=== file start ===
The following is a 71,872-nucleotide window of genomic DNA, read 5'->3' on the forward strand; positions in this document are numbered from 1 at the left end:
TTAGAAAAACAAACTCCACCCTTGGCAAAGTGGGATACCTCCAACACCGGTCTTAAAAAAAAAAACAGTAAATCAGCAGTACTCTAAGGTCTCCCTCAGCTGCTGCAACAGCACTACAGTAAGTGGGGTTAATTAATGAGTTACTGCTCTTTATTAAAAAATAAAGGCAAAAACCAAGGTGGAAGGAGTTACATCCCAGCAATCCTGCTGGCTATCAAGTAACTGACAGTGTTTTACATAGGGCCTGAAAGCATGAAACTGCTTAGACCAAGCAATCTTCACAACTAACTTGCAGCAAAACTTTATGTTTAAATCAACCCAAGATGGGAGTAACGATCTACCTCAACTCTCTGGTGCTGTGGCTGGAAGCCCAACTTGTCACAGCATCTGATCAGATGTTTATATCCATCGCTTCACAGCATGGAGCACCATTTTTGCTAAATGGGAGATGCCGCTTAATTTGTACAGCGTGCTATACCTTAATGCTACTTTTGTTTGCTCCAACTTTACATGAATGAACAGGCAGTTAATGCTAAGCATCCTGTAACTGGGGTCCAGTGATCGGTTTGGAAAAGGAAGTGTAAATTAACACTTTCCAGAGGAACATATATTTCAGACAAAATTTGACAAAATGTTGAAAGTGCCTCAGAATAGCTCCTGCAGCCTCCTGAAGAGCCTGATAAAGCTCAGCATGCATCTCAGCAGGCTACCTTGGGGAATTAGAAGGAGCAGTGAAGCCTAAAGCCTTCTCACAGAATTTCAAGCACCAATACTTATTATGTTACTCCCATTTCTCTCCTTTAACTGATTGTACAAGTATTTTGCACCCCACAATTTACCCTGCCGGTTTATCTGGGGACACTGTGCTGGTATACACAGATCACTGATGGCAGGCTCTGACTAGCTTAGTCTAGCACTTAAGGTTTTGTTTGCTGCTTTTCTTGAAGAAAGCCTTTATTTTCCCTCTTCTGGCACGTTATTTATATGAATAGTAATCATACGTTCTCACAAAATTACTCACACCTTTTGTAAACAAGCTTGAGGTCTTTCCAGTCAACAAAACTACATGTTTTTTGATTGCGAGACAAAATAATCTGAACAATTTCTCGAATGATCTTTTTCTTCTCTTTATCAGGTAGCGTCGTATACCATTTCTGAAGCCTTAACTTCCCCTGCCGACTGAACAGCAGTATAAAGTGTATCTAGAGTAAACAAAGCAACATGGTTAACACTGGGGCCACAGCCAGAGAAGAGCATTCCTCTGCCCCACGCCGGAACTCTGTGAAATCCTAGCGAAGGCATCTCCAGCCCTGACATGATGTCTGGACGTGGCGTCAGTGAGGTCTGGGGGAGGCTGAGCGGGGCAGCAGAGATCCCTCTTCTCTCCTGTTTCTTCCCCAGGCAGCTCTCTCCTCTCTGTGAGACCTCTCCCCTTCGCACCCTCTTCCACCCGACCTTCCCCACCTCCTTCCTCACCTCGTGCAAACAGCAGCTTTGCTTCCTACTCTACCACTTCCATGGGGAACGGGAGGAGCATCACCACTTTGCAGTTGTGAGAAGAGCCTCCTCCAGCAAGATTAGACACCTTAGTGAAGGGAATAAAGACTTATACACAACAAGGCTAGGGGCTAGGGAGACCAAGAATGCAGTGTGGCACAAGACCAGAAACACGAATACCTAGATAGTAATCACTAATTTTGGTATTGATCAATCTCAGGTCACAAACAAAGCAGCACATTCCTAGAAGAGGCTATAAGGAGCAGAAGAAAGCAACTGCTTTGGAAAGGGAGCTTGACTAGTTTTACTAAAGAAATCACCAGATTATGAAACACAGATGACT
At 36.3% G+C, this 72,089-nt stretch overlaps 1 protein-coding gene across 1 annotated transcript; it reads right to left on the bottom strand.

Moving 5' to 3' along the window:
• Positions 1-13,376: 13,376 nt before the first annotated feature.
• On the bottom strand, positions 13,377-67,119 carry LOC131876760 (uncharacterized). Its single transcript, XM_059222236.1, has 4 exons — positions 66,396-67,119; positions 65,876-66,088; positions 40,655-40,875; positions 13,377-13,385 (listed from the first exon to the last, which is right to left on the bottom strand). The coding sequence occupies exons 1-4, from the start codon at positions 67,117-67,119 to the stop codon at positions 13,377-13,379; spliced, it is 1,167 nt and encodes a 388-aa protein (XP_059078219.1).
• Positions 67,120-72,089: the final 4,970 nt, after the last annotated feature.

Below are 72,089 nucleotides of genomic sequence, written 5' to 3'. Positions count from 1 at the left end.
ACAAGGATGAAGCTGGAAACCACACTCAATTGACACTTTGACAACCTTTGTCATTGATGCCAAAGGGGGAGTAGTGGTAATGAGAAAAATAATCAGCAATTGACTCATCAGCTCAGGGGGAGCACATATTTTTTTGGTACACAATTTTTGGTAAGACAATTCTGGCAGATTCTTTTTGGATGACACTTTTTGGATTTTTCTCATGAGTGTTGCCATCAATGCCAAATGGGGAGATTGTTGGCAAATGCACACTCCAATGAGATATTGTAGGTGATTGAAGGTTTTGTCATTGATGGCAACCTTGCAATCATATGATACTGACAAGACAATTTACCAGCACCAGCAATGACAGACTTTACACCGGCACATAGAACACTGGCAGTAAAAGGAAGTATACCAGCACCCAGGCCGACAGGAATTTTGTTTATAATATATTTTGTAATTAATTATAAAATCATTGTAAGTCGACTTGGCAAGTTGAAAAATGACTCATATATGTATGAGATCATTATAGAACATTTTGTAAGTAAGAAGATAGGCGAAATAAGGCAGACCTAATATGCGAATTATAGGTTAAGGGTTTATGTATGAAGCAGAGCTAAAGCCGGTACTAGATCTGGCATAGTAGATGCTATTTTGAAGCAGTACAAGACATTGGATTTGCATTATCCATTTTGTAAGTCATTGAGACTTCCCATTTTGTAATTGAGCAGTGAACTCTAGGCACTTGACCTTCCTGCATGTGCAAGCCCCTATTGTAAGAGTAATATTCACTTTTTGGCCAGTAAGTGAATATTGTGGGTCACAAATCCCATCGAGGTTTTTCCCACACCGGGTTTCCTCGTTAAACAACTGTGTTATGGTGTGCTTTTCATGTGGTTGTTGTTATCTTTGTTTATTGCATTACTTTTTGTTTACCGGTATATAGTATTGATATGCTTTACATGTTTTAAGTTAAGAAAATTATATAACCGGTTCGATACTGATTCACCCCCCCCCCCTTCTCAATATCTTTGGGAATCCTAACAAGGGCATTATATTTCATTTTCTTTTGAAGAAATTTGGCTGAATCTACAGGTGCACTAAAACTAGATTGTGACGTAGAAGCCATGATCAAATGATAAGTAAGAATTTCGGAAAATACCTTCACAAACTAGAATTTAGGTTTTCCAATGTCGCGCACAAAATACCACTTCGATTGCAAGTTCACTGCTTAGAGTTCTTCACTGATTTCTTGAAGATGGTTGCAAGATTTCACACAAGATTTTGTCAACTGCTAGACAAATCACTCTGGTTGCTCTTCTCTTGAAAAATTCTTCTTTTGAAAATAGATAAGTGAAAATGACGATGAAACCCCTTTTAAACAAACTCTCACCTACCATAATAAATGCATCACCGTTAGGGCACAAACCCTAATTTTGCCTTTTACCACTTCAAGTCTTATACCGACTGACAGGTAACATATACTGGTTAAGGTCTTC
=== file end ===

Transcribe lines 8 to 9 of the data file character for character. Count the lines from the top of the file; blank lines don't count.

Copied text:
Below are 72,089 nucleotides of genomic sequence, written 5' to 3'. Positions count from 1 at the left end.
ACAAGGATGAAGCTGGAAACCACACTCAATTGACACTTTGACAACCTTTGTCATTGATGCCAAAGGGGGAGTAGTGGTAATGAGAAAAATAATCAGCAATTGACTCATCAGCTCAGGGGGAGCACATATTTTTTTGGTACACAATTTTTGGTAAGACAATTCTGGCAGATTCTTTTTGGATGACACTTTTTGGATTTTTCTCATGAGTGTTGCCATCAATGCCAAATGGGGAGATTGTTGGCAAATGCACACTCCAATGAGATATTGTAGGTGATTGAAGGTTTTGTCATTGATGGCAACCTTGCAATCATATGATACTGACAAGACAATTTACCAGCACCAGCAATGACAGACTTTACACCGGCACATAGAACACTGGCAGTAAAAGGAAGTATACCAGCACCCAGGCCGACAGGAATTTTGTTTATAATATATTTTGTAATTAATTATAAAATCATTGTAAGTCGACTTGGCAAGTTGAAAAATGACTCATATATGTATGAGATCATTATAGAACATTTTGTAAGTAAGAAGATAGGCGAAATAAGGCAGACCTAATATGCGAATTATAGGTTAAGGGTTTATGTATGAAGCAGAGCTAAAGCCGGTACTAGATCTGGCATAGTAGATGCTATTTTGAAGCAGTACAAGACATTGGATTTGCATTATCCATTTTGTAAGTCATTGAGACTTCCCATTTTGTAATTGAGCAGTGAACTCTAGGCACTTGACCTTCCTGCATGTGCAAGCCCCTATTGTAAGAGTAATATTCACTTTTTGGCCAGTAAGTGAATATTGTGGGTCACAAATCCCATCGAGGTTTTTCCCACACCGGGTTTCCTCGTTAAACAACTGTGTTATGGTGTGCTTTTCATGTGGTTGTTGTTATCTTTGTTTATTGCATTACTTTTTGTTTACCGGTATATAGTATTGATATGCTTTACATGTTTTAAGTTAAGAAAATTATATAACCGGTTCGATACTGATTCACCCCCCCCCCCTTCTCAATATCTTTGGGAATCCTAACAAGGGCATTATATTTCATTTTCTTTTGAAGAAATTTGGCTGAATCTACAGGTGCACTAAAACTAGATTGTGACGTAGAAGCCATGATCAAATGATAAGTAAGAATTTCGGAAAATACCTTCACAAACTAGAATTTAGGTTTTCCAATGTCGCGCACAAAATACCACTTCGATTGCAAGTTCACTGCTTAGAGTTCTTCACTGATTTCTTGAAGATGGTTGCAAGATTTCACACAAGATTTTGTCAACTGCTAGACAAATCACTCTGGTTGCTCTTCTCTTGAAAAATTCTTCTTTTGAAAATAGATAAGTGAAAATGACGATGAAACCCCTTTTAAACAAACTCTCACCTACCATAATAAATGCATCACCGTTAGGGCACAAACCCTAATTTTGCCTTTTACCACTTCAAGTCTTATACCGACTGACAGGTAACATATACTGGTTAAGGTCTTC